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Mon Jun 10, 2013, 12:11 PM

 

Atheists use science like believers use faith in times of stress, says study

http://www.rawstory.com/rs/2013/06/08/atheists-use-science-like-believers-use-faith-in-times-of-stress-says-study/

A new study suggests that science performs the same function in some people’s lives as faith does in the lives of religious believers. According to Science magazine, individuals placed under stress turned to science as a means of coping with feelings of stress and anxiety in a study which was published in the Journal of Experimental Psychology.

Scientists in the study questioned members of competitive rowing teams and recruited 100 of them, mostly in their 20s, who said that they lacked strong religious beliefs. The rowers were divided into two groups, one set of whom were about to race in a regatta, and a second group facing a much less stressful competition.

Group members were then asked whether they agree or disagree with statements like, “We can only rationally believe in what is scientifically provable,” and “All the tasks human beings face are soluble by science,” and “The scientific method is the only reliable path to knowledge.”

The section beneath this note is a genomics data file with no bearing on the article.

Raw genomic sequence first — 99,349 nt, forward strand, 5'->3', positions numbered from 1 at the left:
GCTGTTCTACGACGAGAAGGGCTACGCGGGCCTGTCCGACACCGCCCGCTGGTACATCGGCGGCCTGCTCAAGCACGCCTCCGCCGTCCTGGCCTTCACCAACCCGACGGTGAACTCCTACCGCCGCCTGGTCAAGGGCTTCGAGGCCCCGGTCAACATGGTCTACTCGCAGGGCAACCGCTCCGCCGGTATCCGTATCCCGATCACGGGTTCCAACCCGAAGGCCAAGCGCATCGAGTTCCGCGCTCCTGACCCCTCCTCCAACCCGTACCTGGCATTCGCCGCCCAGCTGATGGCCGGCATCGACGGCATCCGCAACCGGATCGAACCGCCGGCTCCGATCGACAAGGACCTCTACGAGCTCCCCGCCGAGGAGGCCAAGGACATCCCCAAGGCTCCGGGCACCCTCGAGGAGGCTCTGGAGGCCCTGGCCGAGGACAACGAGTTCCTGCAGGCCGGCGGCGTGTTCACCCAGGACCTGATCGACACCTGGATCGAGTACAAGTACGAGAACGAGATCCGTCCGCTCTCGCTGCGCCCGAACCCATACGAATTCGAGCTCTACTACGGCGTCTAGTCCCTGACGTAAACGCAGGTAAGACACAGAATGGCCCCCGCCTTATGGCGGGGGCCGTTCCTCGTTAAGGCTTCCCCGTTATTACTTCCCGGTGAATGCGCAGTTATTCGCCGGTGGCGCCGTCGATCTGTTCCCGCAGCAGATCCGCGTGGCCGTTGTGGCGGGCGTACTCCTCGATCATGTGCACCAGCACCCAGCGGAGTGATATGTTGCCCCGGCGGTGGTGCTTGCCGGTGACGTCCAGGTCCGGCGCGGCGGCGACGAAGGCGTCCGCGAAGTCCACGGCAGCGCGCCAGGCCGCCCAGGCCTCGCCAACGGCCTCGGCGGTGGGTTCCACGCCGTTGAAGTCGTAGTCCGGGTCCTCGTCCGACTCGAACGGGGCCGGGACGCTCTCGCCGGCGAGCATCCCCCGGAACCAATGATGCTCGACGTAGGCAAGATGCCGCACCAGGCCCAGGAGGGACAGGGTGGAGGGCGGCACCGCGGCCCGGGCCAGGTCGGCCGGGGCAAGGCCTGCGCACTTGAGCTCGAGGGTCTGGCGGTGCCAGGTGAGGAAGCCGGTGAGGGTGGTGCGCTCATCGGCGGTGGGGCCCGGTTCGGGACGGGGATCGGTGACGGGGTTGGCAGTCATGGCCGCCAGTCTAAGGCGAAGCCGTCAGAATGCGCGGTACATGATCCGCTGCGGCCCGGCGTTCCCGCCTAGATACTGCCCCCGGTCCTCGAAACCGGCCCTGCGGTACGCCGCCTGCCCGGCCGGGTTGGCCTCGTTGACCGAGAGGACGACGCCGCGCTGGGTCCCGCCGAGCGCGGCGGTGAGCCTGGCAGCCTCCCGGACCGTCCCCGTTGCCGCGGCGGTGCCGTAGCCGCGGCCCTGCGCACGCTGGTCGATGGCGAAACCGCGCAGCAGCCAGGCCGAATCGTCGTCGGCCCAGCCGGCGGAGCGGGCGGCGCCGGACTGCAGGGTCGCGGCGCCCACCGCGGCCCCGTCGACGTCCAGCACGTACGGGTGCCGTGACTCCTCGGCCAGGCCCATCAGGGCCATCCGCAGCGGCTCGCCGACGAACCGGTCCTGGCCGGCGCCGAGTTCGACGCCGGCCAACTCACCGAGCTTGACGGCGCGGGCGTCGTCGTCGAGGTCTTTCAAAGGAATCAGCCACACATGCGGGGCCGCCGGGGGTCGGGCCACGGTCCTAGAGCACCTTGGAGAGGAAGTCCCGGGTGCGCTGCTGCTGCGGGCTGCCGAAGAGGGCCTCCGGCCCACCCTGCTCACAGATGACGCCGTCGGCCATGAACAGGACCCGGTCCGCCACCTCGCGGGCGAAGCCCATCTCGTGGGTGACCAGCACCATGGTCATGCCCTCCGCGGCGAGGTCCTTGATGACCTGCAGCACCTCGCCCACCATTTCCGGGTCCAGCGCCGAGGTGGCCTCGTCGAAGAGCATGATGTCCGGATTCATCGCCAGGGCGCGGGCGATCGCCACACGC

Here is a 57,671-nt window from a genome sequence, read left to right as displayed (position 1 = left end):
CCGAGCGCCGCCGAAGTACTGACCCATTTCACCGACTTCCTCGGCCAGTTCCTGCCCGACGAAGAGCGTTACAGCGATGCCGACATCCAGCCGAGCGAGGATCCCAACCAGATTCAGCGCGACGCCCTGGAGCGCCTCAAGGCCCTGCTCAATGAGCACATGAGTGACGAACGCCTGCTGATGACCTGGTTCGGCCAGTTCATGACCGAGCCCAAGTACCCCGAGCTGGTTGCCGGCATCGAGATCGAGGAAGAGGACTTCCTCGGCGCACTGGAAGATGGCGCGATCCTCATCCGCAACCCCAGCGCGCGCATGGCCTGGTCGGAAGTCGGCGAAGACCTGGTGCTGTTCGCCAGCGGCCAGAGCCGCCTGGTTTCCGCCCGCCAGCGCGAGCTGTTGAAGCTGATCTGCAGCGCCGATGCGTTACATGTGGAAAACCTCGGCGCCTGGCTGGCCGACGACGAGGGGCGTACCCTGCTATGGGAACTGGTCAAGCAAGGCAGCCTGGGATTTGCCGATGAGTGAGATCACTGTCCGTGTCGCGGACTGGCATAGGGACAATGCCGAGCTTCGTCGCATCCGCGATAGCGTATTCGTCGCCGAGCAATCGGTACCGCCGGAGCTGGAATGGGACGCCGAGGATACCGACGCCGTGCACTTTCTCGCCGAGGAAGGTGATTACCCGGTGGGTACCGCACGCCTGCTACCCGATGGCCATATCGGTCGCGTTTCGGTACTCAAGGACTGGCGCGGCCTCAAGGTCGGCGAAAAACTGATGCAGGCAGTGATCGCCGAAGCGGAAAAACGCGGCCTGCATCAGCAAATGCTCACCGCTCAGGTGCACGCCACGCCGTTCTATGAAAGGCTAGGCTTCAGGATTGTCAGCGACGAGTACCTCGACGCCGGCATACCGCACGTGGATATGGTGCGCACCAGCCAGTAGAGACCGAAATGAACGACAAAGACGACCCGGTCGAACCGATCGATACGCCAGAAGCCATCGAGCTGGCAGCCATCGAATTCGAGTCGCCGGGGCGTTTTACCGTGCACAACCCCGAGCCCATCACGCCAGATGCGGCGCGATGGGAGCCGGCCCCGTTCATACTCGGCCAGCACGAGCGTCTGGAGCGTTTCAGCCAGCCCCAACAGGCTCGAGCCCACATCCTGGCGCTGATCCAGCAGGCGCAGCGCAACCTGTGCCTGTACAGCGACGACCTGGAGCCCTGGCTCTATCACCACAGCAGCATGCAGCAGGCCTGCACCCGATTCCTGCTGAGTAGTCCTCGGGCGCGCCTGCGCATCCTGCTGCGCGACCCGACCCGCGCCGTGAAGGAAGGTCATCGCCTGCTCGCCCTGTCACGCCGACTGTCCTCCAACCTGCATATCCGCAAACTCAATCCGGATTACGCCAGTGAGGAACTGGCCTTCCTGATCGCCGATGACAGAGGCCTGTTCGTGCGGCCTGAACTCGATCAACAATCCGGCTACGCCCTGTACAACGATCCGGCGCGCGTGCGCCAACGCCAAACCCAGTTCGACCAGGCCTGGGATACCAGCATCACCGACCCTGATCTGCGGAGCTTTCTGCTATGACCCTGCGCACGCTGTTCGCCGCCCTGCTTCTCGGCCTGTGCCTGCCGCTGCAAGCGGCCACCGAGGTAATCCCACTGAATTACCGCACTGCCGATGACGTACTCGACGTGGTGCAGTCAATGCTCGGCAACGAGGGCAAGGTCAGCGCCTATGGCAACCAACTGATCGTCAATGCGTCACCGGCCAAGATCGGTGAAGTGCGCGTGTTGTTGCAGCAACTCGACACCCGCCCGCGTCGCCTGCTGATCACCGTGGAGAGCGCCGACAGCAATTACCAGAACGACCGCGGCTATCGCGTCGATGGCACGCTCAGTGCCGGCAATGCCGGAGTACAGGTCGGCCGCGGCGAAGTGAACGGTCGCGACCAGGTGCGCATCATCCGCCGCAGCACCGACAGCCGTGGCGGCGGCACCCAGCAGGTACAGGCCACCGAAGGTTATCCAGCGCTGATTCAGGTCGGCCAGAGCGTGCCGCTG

Athletes who were preparing to compete were, predictably, under more stress than athletes who were under less pressure. In addition, they were statistically more likely to express a strong belief in scientific principles, 15 percent more than their less stressed counterparts.

..

Scientific thinking and religious thinking derive from very different bases, said the study’s authors. Science is based in “analytical thinking, rational inquiry and an objective weighing of evidence.” Religious thought is “founded on intuition, inner experience, and a valuing of historical revelation.” Both, however, help people make sense of the world around them and gives them a sense of belonging.